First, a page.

A Wrinkle in Time crumbles underneath the weight of its source material as gaping plot holes, animated projections, and a calculated narrative strip this simplified fantasy adventure of genuine emotion and suspense.
After the disappearance of her scientist father, three peculiar beings send Meg, her brother, and her friend to space in order to find him.
A Wrinkle in Time is a dense piece of literature that has been proclaimed unadaptable. Of course, that wouldn’t stop the Hollywood of today from doing so with the technology available and the demand for big-budget action adventure films.
This adaptation has received a lot of hype from its diversity behind and in front of the camera. And while a WOC led and directed big budget movie is a feat in an industry who don’t mind plucking male indie darlings to take charge of franchises but need award/blockbuster receipts from female filmmakers, these good choices lead to disappointing results.
A Wrinkle in Time is tedious and heavy-handed.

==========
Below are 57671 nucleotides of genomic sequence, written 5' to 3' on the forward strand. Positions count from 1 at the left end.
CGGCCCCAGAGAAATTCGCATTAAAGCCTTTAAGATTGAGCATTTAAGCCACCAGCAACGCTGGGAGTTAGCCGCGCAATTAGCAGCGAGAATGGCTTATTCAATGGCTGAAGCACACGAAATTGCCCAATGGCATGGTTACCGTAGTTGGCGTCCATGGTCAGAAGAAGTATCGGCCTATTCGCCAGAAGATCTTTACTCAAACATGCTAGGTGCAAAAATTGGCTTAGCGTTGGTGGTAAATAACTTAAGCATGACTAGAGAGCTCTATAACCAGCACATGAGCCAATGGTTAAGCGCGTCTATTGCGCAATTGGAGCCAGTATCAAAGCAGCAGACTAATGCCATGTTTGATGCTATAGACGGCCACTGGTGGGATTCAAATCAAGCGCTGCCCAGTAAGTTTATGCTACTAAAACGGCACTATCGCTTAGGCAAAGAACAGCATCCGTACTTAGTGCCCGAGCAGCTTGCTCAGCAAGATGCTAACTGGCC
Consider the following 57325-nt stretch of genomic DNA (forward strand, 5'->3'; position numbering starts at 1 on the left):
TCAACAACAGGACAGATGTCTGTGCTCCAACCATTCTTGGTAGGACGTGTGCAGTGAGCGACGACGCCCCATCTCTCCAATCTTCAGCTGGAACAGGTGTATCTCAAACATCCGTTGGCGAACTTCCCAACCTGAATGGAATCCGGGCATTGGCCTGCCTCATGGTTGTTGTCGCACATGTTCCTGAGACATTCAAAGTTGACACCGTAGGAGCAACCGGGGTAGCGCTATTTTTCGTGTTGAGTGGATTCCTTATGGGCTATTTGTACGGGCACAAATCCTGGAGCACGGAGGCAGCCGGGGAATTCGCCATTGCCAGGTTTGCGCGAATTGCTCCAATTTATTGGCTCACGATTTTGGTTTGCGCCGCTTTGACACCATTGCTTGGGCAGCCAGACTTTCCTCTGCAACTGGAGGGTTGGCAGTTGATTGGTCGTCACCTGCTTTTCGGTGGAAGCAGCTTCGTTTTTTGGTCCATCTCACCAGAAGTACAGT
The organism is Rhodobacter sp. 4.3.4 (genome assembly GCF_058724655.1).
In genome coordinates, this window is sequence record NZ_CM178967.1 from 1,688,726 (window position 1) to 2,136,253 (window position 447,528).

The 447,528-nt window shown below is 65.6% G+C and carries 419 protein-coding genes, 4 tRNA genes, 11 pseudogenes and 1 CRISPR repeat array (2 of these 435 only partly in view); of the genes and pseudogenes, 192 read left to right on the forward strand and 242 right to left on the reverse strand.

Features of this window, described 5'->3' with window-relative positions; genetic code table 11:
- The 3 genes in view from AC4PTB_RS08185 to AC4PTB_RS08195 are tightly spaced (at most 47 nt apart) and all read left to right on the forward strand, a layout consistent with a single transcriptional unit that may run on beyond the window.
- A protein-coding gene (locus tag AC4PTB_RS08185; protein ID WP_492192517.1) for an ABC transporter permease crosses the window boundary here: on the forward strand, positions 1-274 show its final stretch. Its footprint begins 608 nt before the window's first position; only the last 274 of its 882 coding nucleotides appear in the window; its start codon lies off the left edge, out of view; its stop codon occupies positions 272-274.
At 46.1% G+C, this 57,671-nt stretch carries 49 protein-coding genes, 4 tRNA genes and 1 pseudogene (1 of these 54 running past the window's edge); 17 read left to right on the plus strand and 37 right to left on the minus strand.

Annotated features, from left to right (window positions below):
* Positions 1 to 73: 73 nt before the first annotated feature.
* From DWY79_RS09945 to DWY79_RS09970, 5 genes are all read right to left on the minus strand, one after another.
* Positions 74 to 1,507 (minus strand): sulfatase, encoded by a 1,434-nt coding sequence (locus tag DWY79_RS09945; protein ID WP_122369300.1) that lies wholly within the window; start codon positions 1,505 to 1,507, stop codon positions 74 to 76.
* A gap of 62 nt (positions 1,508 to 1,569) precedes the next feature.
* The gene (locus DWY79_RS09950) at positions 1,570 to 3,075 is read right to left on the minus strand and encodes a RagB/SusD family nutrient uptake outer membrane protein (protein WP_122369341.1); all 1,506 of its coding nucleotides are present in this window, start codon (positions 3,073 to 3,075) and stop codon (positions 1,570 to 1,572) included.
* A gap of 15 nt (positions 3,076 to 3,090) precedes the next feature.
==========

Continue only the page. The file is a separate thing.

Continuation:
In its attempt to simplify the source material you get a diluted adaptation – a listless fantasy adventure with gaping plot holes where interdimensional fairy godmothers in cluttered hot glue nightmare costumes appear out of nowhere.
The Christian themes are now replaced with empowerment, which is not bad, but the plot keeps hammering it down. Meg can’t catch a break and does everything wrong. Mrs. Which and Mrs. Whatsit is always nearby playing good cop/bad cop while Mrs. Who makes quips from pop culture every time they teleport from one artificial world to another. The CGI backdrop look like animated projections (a flying Kale and 50 foot Oprah doesn’t help) ripped off from some videogame landscape. There’s a heroine’s journey in here, but ends up taking a backseat to Oprah’s New-Age feel-goodery and self-actualization.
At some point she and the other two entities finally leave Meg and her companions alone, but the movie remains uninteresting.
The plot offers a couple of sequences, but there’s no genuine sense of urgency or threat. The fate of the entire universe is reduced to a girl’s self-esteem while its main threat is a spreading inkblot. When the final battle finally comes around, what you get is a mushy exorcism of a grating precocious child possessed by some vague evil entity.
The cast delivers committed performances, but they can’t do much with underdeveloped characters whose dialogue are either stilted or informational speeches.
In the end, what you have here is a bungled adaptation from a director who can barely carve a personality into a CGI tentpole movie. A proper adaptation of Madeleine L’Engle book is still secret, and maybe it should stay that way.
My Rating: 4/10